It’s an interesting philosophical question (and not just because it gives Kirk an excuse to make out with yet another nubile alien female). Does form follow function or does function follow form? Are our natures influenced and altered by our physical self or is only the reverse true? The title of the episode is ironic because unlike Juliet’s assertion (the line is from Shakespeare’s Romeo & Juliet), the episode shows that they are fundamentally altered by their physical bodies. They aren’t the same “by any other name.” Their physical change includes personality-altering features like emotions and hormones, and as a result, they are not the same beings.

Fake It Till You Make It

There is an adage in English with a grain of truth to it: “Fake it till you make it.” In other words, taking on the physical characteristics that accompany the psychological traits you want to portray will result in your actually having those traits. The body tricks (or conversely, teaches) the mind to be a certain way. Feel nervous? Stand up straight, look people in the eye and smile. You’ll feel less nervous. Do it long enough, and you will be a more confident person.

Even pretending you know the answer to a tough question results in actually knowing more answers to questions. You can make mistakes, but a study from Scientific American shows that you can actually release abilities you didn’t have with other thoughts: stronger muscles, better vision, and even access to information you didn’t realize you had. (Link here)

“There seems to be a simple way to instantly increase a person’s level of general knowledge. Psychologists Ulrich Weger and Stephen Loughnan recently asked two groups of people to answer questions. People in one group were told that before each question, the answer would be briefly flashed on their screens — too quickly to consciously perceive, but slow enough for their unconscious to take it in. The other group was told that the flashes simply signaled the next question. In fact, for both groups, a random string of letters, not the answers, was flashed. But, remarkably, the people who thought the answers were flashed did better on the test. Expecting to know the answers made people more likely to get the answers right.” (see above link)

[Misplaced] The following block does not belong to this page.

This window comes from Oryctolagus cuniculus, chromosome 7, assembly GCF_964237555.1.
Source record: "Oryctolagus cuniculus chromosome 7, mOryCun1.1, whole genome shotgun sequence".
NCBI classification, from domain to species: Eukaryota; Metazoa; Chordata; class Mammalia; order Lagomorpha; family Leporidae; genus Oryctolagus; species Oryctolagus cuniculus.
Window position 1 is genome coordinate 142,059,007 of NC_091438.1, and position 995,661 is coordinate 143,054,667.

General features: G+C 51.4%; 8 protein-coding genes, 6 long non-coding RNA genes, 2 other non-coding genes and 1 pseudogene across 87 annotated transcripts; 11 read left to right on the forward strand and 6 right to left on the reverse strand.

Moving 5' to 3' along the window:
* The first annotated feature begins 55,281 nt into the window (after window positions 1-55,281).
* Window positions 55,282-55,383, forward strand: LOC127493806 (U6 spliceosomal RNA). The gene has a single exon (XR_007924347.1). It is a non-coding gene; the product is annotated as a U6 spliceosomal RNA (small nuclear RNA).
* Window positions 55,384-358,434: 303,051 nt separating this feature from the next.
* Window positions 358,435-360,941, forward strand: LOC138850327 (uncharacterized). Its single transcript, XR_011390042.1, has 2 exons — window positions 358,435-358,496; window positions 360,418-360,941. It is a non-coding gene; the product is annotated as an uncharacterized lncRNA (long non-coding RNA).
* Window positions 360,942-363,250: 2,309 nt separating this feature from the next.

This idea that what we believe about our abilities can limit or unleash our abilities is called “priming,” and it’s behind studies that show that marginalized groups often do worse on certain types of tests when they are “primed” (either immediately beforehand or throughout their lives) to believe they will not perform well on that type of test. Statements like “people from your school tend to do well on this test” improved test scores measurably. Likewise, statements like “men usually outperform women in this subject, but do your best” produce a dampening effect on women’s scores.     

Even for those with brain damage, neuroplasticity advances have retaught the brain to perform functions of a damaged primary system using a repurposed secondary system. People have learned to overcome a lost sense of balance, lost memory, language skills, or motor skills through the efforts of neuroplastic training. In addition to functionally retraining itself or even restructuring an undamaged area to compensate for injury in another area, the brain can even do something called neurogenesis, creating new neurons to overcome losses associated with the effects of stress, aging, or injury.

Mortal Probation